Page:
New Alliance Boosts Green Hydrogen Production in Europe
- Nov 10, 2020
The green hydrogen industry is about to get a substantial boost from a newly formed alliance that is committed to investing more than $2.1 billion over the next seven years. Two Spanish companies—utility group Iberdrola and fertilizer producer Fertiberia—have joined forces and plan on installing 800 megawatts of green hydrogen production capacity during this time frame.
The two are already partners in a $178 million project that is anticipated to begin operation next year—the Puertollano facility, which consists of a 100-megawatt solar plant, a lithium-ion battery system with a storage capacity of 20 megawatt-hours and a 20-megawatt electrolyzer. The project generated 700 jobs during the development and construction phases. Upon completion, the facility will become the largest green hydrogen complex for industrial use in Europe and will offset the emission of 39,000 metric tons of carbon dioxide annually. The hydrogen produced will be used in the Fertiberia ammonia plant in Puertollano, which already is one of the most efficient ones in the European Union, with a production capacity of more than 200,000 tons per year. Fertiberia will modify its plant to use green hydrogen for manufacturing green fertilizers, and by doing so, it will reduce the needs of natural gas in the plant by more than 10 percent.
The partnership plans to develop three additional projects between 2023 and 2027, which could deliver 40 times the capacity of the first plant. The alliance would make Spain the first country to obtain 100 percent of its ammonia production from green energy sources and put Europe at the top of the world league of green hydrogen technology. The new alliance would also make Fertiberia the first company in the industry that is powered by green hydrogen, abiding by the future requirements of the Common Agricultural Policy.
Another innovative development that helps boost Europe on the first rank for green hydrogen production was announced earlier this year—NortH2, the product of a consortium comprising Gasunie, Groningen Seaports and Shell Netherland, which is expected to produce hydrogen by 2027.
The Iberdrola/Fertiberia plan, targeting the delivery of 800 MW of electrolysis, is the equivalent to 20 percent of Spain’s national target—which requires the installation of 4 gigawatts by 2030—and would ensure that about 25 percent of the hydrogen currently consumed in Spain is emissions-free. Specifically, the alliance’s green hydrogen plan is estimated to avoid the emission of more than 400,000 metric tons of carbon dioxide.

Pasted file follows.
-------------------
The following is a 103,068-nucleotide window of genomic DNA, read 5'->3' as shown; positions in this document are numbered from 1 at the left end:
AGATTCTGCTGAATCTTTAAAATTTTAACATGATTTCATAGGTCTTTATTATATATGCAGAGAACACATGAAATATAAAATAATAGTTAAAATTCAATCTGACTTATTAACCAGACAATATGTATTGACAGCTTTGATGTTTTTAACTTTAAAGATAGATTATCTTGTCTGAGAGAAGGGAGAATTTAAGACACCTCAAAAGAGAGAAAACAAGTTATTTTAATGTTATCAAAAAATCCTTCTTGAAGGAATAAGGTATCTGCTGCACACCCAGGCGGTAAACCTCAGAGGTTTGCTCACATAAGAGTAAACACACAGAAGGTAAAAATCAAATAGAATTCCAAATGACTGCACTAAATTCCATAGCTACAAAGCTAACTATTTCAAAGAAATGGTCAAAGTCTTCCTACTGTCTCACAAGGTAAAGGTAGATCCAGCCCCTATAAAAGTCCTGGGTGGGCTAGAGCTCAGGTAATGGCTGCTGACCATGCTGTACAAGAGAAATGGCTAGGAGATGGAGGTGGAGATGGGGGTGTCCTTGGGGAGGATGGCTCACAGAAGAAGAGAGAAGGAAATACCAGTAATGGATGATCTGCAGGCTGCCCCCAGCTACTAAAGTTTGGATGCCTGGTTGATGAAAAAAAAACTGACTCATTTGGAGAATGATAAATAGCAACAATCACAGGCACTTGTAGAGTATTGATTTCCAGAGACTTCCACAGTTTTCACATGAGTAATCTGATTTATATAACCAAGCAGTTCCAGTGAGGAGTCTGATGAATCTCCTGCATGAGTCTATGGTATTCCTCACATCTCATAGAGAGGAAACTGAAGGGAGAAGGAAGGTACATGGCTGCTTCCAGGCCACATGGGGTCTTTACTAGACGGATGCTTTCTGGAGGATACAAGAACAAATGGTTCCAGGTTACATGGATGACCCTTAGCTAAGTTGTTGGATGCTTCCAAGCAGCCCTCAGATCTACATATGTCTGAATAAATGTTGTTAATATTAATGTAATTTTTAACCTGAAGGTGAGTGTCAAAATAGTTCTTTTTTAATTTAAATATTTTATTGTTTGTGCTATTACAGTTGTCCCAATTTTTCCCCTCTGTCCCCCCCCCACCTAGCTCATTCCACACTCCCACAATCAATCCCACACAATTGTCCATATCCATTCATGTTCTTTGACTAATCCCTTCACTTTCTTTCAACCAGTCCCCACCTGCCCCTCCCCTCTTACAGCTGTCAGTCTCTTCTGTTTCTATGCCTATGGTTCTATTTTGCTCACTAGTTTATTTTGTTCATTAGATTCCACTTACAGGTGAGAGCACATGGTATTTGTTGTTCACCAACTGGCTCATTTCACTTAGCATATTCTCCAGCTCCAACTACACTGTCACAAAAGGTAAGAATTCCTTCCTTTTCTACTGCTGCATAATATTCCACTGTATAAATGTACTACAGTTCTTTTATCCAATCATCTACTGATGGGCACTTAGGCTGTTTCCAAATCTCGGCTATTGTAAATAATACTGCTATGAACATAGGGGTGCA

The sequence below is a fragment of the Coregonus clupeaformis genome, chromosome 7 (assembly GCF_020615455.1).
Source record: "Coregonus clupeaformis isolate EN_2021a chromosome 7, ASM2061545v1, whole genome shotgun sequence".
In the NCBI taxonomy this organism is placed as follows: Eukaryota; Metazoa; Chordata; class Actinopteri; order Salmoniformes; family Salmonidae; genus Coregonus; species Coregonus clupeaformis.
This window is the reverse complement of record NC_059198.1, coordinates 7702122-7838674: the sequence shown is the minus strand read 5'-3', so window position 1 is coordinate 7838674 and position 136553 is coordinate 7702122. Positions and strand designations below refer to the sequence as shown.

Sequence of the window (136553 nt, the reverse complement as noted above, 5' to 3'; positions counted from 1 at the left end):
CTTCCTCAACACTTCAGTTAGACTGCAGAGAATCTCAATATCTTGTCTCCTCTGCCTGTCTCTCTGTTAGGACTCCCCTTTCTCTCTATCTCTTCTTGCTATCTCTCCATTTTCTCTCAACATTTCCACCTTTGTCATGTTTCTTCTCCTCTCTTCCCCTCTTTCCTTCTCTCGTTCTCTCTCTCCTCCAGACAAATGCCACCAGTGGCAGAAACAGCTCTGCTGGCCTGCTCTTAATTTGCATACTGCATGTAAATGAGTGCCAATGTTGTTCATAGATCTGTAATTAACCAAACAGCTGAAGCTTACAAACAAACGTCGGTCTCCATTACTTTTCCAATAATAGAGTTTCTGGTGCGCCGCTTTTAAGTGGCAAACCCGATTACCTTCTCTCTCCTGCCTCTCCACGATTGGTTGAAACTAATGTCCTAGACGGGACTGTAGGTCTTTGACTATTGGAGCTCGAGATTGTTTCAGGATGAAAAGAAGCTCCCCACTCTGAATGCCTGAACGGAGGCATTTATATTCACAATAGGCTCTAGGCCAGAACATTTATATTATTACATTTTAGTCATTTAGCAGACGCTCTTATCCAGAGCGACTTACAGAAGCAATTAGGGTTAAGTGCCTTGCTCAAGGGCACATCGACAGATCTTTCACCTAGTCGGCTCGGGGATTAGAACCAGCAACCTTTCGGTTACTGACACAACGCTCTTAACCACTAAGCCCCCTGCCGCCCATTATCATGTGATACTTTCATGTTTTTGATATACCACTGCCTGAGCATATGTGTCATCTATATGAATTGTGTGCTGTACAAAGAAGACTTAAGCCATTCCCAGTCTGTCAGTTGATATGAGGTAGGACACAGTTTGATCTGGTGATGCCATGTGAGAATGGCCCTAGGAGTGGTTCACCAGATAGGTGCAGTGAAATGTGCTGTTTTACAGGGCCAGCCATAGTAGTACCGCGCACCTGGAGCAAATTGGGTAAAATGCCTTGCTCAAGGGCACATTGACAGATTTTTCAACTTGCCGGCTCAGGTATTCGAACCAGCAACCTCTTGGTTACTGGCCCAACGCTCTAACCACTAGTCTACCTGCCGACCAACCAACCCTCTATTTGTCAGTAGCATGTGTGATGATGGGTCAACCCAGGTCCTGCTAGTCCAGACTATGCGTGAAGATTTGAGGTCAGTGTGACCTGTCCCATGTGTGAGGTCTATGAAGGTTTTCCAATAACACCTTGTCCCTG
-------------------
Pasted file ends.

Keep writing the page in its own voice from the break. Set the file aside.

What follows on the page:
The plan will also create nearly 4,000 qualified jobs—2,000 of them by 2023, through 500 local suppliers. In addition, it will form an industrial hub focused on the manufacturing of electrolyzers in Spain while reducing energy dependence and use of fossil fuels. Finally, the joint investment will contribute to the reactivation of the industry and the economy.
Around the world
Aside from the progress made on the European side, Saudi Arabia has a massive project underway—a(nother) futuristic city in the desert on the Red Sea called Neom. This $500 billion city is anticipated to house 1 million people who will benefit from amenities such as flying taxis and robotic domestic help. And the energy product that will be powering is not oil, but green hydrogen. For the past four years, U.S. gas company Air Product & Chemicals has been working on the green hydrogen plant for Neom. The plant is powered by 4 gigawatts of wind and solar projects that are scattered throughout the desert.
In Japan, near Fukushima, a new green hydrogen plant opened in February. Behind it are Toshiba Energy Systems & Solutions Corp., the New Energy and Industrial Technology Development Organization, Tohoku Electric Power Co. and Iwatani Corp., which have been working on the facility since 2018.
In Australia, near Pilbara, a new project is about to break ground—the Asian Renewable Energy Hub—and will use 1,600 large wind turbines and 30 square miles of solar panels to power a 23-gigawatt electrolysis factory that would create green hydrogen for Singapore. In addition, the University of New South Wales, in partnership with GHG, a global engineering firm, has created a home-based system called LAVO. This system uses solar energy to generate and store green hydrogen in-home systems, which is converted back to electricity as needed.
In the U.S., the Los Angeles Department of Water and Power is helping fund the construction of a green hydrogen-fueled power plant in Utah that is slated to come online in 2025. Moreover, in southern California, a company called SGH2 announced plans to build a large facility to produce green hydrogen for the region, but instead of electrolysis, it will use waste gasification. This method, they say—which heats various types of waste to high temperatures that reduce them to their molecular compounds that are then bind with hydrogen—can make green hydrogen more cheaply than through electrolysis.
California has also passed a Low Carbon Fuel Standard in 2009 to promote electric vehicles and hydrogen vehicles. Moreover, in mid-October, a new coalition formed—the Western States Hydrogen Alliance—with a clear mission to deploy hydrogen fuel cell technology and infrastructure to replace diesel trucks, buses, locomotives and aircraft.